More check out Howard's libraries

Readers: With added services and marketing, branches are attracting a growing number of patrons.

January 03, 2003|By Larry Carson | Larry Carson,SUN STAFF

Sitting in the warm, bustling lobby of the Howard County Central Library in Columbia, Sanjay Choudhary balanced his sleeping son Raghav, 3, on his right shoulder while holding a novel written in Hindi in his left hand.

It's a scene that county library officials welcome and are striving to encourage -- the idea that the library is a place to be comfortable, yet a source of materials and services people increasingly need and want.

With items in 25 languages, including a donated collection of 600 books in Chinese and a new series of sign-language videos for the deaf community, the county's six-branch library system is reaching out to every segment of the public.

That effort is bearing fruit, library director Valerie J. Gross said.

Across the nation, public libraries are becoming more attractive destinations for education and entertainment in economically troubled times. But many are being forced to close branches, curtail hours and cut staff because of decreasing revenues.

Not in Howard, where aggressive marketing and cutting-edge services in new and renovated branches are drawing growing numbers of patrons.

Overall, Howard's circulation figures show a 53 percent increase in borrowing for all materials last year -- 4.2 million items -- compared with 2000. Audio-visual items, such as books on tape, DVDs (up 89 percent) and videos (up 45 percent), led the increase, said associate director Brian K. Auger.

Howard's growth in circulation continued even though the library's central branch was closed 15 months for renovations -- from summer 2000 to late last year. The system's sixth branch opened in Glenwood in August 2000.

Anne Arundel and Baltimore counties' libraries have not seen much change in their circulation during the same period.

Jim Fish, Baltimore County library director, said his system circulated from 3 percent to 5 percent more materials during the past several years. Andrea Lewis, spokeswoman for the Anne Arundel system, said circulation has been flat during the past two years.

Howard library use has increased to the point that Gross is asking for six new full-time and four more part-time staffers in next year's budget -- despite a $1.8 billion projected state budget shortfall and the likelihood that local governments will have to absorb part of that burden.

"It's crucial that we receive those additional positions," said Gross, because after spending months inventing ways to attract more people to the county's libraries, the staff of 330 full- and part-time workers can't be stretched further.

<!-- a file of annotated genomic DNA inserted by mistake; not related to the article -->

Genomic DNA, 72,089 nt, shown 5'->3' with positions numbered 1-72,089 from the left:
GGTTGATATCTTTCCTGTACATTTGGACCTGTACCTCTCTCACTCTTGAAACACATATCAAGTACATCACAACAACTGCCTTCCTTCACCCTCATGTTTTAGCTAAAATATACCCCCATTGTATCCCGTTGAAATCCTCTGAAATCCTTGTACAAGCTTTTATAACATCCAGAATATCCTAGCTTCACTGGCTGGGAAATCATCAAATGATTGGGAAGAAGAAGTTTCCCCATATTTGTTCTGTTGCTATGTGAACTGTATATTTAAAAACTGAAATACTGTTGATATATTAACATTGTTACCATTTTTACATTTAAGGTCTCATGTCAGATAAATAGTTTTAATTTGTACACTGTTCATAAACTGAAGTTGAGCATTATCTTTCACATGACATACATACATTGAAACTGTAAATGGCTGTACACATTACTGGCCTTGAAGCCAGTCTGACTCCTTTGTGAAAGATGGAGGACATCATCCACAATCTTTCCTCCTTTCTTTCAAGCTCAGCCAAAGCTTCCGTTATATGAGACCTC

"I feel the increases are the result of new and innovative programs. Our staff has embraced a customer-service philosophy," Gross said.

Nationally, times of recession have spurred more library use, a study released in April found.

An American Library Association-sponsored study of 25 big-city library systems showed library use up 8.3 percent last year over 1997, supporting a theory that libraries are used more in bad economic periods. Also, instead of computers making libraries less valued, the study showed that 91 percent of adults surveyed felt that libraries are important to the future -- a conclusion Howard library officials are working hard to ensure.

Everything from books that can be read on hand-held wireless computers to satellite-aided, land-mapping data is making the library more, not less, useful, said Auger, as he showed off his index-card-size, wireless computer.

To help attract more borrowers, Gross said, she is determined to keep Howard's library services free, except for late-return fines, and to extend the library's reach into the community as much as possible. She has done away with a $1 charge to replace lost library cards, for example, "to encourage customers to come back," Gross said. New cards that will attach to key rings will make losing them harder, she said.

"The thing that's changed the most," associate director Liz Lancaster says, is that years ago "you'd go out and people would have a story about fines" or something negative. Now, she said "people have something positive to say," about the county's libraries.

The staff has created links to seniors, public schools, the deaf, farmers, the Chinese community, home-schoolers and the county's transportation advocates.

Children in all of the county's 69 schools automatically get library cards in school if they don't have one. Each school is assigned to a library, and there is a system teachers can use to notify librarians about class assignments ahead of time so materials can be ready when the students appear.

Back-to School nights and faculty meetings are sometimes held in libraries, Gross said, and there are Spanish-language and Chinese story times.

There are evening programs at libraries for adults and teens and a library table at the summer farmers' markets at the East Columbia branch. A popular novelist has drawn up to 400 people for an evening discussion session.

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